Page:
hours to a few days to complete. In this section we
present some of our experimental results and the con-
clusions we draw based on them. The full set of ex-
perimental results are included in the supplementary
4.1 Render Time
We first consider the time to render a frame at different
maximum ray bounces and track how the render time
is spent. In particular, we track the average time a TP
spends on the following events:
Compute Execution: the time spent executing in-
Compute Data Stall: stalls from waiting for the
results of previous instructions,
Memory Data Stall: stalls from waiting for data
from the memory hierarchy, including all caches and
DRAM, and
Other: all other stalls caused by contentions on ex-
ecution units and local store operations.
Fig. 3 shows the distribution of time used to render
the Crytek Sponza and San Miguel scenes. In Crytek
Sponza, the majority of the time is spent on computa-
tion without much memory data stalling. As the maxi-
mum number of ray bounces increases, the time for all
components grows approximately proportionally, since
the number of rays (and thus computational require-
ments) increases linearly with each bounce. This is not
surprising, since Crytek Sponza is a relatively small
scene and most of it can fit in the L2 cache, thereby
requiring relatively fewer accesses to DRAM. Once all
scene data is read into the L2 cache, the majority of
memory data stalls are caused by L1 cache misses.
On the other hand, in the San Miguel scene, com-
pute execution makes up the majority of the render
A Detailed Study of Ray Tracing Performance: Render Time and Energy Cost 5
Fig. 4 Classification of time per kernel normalized by the number of rays. Crytek Sponza (left) and San Miguel (right) scenes
rendered with maximum of 9 ray bounces. Contributions from the Generate and Shade kernels are not visible, because they
are negligible compared to others.
time only for primary rays. When we have one or more
ray bounces, memory data stalls quickly become the
main consumer of render time, consistently taking up
approximately 65% of the total time. Even though the
instructions needed to handle secondary rays are com-
parable to the ones for the primary rays, the L1 cache
hit rate drops from approximately 80% for primary rays
to 60% for rays with up to two bounces or more. As a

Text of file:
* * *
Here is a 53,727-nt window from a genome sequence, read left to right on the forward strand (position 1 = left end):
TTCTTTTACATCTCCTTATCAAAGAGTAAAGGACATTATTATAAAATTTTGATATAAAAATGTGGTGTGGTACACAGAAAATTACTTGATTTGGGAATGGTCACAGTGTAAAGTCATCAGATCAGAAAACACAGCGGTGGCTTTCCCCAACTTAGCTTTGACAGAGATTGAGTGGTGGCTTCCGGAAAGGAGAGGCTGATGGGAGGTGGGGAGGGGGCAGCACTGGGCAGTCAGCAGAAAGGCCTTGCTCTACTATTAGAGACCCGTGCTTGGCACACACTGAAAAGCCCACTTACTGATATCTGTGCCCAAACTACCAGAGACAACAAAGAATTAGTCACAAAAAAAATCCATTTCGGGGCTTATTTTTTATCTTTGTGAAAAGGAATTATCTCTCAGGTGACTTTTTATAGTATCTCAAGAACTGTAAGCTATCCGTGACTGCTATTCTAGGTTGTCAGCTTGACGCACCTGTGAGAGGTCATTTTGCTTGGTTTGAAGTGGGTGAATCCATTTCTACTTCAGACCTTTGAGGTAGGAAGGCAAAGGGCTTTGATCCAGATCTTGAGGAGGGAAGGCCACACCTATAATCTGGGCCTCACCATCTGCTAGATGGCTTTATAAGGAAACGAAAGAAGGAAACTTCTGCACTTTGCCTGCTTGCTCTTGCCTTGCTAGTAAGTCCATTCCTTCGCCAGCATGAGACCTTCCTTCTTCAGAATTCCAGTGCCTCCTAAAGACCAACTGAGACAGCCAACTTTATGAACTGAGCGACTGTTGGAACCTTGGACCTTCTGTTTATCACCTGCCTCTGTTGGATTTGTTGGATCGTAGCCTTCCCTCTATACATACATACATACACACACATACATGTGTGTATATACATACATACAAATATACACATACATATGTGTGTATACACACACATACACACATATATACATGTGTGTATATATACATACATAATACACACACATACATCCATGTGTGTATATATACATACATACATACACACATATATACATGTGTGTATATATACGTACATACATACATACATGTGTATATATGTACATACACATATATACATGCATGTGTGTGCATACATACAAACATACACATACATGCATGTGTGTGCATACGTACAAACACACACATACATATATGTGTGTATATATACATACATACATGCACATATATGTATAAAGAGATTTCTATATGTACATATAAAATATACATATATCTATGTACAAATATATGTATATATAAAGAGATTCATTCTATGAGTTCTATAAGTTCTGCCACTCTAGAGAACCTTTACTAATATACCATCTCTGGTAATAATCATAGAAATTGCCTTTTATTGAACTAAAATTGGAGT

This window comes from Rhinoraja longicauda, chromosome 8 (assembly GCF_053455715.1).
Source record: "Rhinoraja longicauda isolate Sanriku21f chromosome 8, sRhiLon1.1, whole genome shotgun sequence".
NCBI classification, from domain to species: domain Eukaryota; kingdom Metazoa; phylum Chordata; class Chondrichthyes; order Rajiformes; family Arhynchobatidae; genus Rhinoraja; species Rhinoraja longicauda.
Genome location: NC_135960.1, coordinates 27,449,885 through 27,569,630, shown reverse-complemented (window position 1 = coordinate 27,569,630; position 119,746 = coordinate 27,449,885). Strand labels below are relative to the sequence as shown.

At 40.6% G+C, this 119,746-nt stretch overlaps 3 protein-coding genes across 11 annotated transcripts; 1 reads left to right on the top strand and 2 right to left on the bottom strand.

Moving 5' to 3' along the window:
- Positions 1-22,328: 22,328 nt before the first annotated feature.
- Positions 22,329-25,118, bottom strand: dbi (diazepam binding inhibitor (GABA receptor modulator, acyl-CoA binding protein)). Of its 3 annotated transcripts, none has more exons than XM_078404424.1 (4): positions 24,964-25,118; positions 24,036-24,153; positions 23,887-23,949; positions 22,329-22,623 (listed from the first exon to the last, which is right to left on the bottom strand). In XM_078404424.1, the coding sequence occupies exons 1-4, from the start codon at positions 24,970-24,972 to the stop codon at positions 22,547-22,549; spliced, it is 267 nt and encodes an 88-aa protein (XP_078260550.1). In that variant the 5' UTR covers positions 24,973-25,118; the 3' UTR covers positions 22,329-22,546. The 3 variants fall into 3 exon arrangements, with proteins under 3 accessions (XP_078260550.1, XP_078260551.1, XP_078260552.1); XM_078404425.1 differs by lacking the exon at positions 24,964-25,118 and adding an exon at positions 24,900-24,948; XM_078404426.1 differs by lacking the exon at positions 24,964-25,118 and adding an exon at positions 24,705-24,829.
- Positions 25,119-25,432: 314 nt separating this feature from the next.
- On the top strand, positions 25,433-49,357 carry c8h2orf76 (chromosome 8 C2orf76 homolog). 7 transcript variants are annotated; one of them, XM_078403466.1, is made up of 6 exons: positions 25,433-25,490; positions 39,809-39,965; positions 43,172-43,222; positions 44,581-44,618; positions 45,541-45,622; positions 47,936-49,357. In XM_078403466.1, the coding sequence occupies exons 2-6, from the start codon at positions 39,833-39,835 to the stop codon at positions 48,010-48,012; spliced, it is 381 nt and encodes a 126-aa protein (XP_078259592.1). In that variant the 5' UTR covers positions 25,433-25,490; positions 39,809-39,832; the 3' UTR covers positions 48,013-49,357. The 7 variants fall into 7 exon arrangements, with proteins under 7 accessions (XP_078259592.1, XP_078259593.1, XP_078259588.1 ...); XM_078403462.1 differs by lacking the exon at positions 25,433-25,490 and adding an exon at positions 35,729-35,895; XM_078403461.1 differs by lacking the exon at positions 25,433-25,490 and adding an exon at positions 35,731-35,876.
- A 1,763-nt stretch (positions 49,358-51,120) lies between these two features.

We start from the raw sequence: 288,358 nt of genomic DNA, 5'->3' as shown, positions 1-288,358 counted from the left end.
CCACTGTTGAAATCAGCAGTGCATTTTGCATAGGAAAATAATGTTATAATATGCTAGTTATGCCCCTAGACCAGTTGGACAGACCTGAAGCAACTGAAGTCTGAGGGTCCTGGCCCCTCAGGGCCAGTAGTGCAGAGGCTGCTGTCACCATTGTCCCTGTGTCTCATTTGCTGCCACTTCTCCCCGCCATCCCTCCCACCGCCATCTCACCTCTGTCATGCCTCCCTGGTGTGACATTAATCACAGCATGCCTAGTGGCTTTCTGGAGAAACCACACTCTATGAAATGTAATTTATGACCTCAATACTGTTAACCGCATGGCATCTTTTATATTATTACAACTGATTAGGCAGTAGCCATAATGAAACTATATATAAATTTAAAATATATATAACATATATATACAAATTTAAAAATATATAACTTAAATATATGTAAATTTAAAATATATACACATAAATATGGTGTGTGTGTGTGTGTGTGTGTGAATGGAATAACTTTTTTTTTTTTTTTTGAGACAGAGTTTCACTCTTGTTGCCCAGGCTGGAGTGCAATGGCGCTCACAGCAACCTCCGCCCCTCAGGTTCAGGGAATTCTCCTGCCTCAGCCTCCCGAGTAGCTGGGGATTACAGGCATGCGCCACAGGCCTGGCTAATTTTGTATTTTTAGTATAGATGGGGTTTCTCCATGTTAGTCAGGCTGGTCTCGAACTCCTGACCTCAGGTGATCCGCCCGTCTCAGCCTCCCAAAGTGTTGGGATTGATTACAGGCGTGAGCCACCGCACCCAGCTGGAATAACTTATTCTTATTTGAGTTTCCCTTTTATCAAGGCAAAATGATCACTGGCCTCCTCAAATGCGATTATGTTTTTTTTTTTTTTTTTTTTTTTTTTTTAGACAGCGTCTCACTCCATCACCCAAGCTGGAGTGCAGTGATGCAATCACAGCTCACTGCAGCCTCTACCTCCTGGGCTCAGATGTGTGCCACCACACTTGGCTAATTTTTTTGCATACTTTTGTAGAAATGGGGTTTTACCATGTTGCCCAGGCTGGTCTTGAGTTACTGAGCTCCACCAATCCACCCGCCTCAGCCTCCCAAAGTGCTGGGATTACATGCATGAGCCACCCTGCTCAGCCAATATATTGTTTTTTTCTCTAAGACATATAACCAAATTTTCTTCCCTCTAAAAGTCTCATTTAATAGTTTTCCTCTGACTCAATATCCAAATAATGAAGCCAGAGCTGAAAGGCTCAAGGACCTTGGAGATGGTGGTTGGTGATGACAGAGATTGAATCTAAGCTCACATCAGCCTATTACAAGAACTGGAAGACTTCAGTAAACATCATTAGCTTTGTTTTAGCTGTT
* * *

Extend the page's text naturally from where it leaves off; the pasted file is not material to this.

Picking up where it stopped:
result, more memory requests escalate up the memory
hierarchy to DRAM, putting yet more pressure on the
memory banks. Besides adding latency, cache misses
also incur higher energy costs.
4.2 Time per Kernel
We can consider the average time spent per ray by the
following individual kernels at different ray bounces:
Generate: ray generation kernel,
Trace: ray traversal kernel for non-shadow rays, in-
cluding the acceleration structure and triangle in-
Trace Shadow: shadow ray traversal kernel, and
Shade: shading kernel.
Fig. 4 shows the average computation time per ray
for each bounce of path tracing up to 9 bounces. The
time consumed by the ray generation and shading ker-
nels is negligible. This is not surprising, since ray gener-
ation does not require accessing the scene data and the
Lambertian shader we use for all surfaces does not use
textures. Even though these two kernels are compute in-
tensive, the tested hardware is not compute limited, and
thus the execution units take a smaller portion of the
total frame rendering time. Traversing regular rays (the
Trace kernel) takes up most of the time and traversing
shadow rays (the Trace Shadow kernel) is about 20%
faster for all bounces.
4.3 Ray Traversal Kernel Time
Within the ray traversal (Trace) kernel, a large portion
of time is spent stalling while waiting for the memory
system–either for data to be fetched or on bank con-
flicts which limit access requests to the memory. Fig. 5
shows the breakdown of time spent for execution and
stalls within the Trace kernel for handling rays at dif-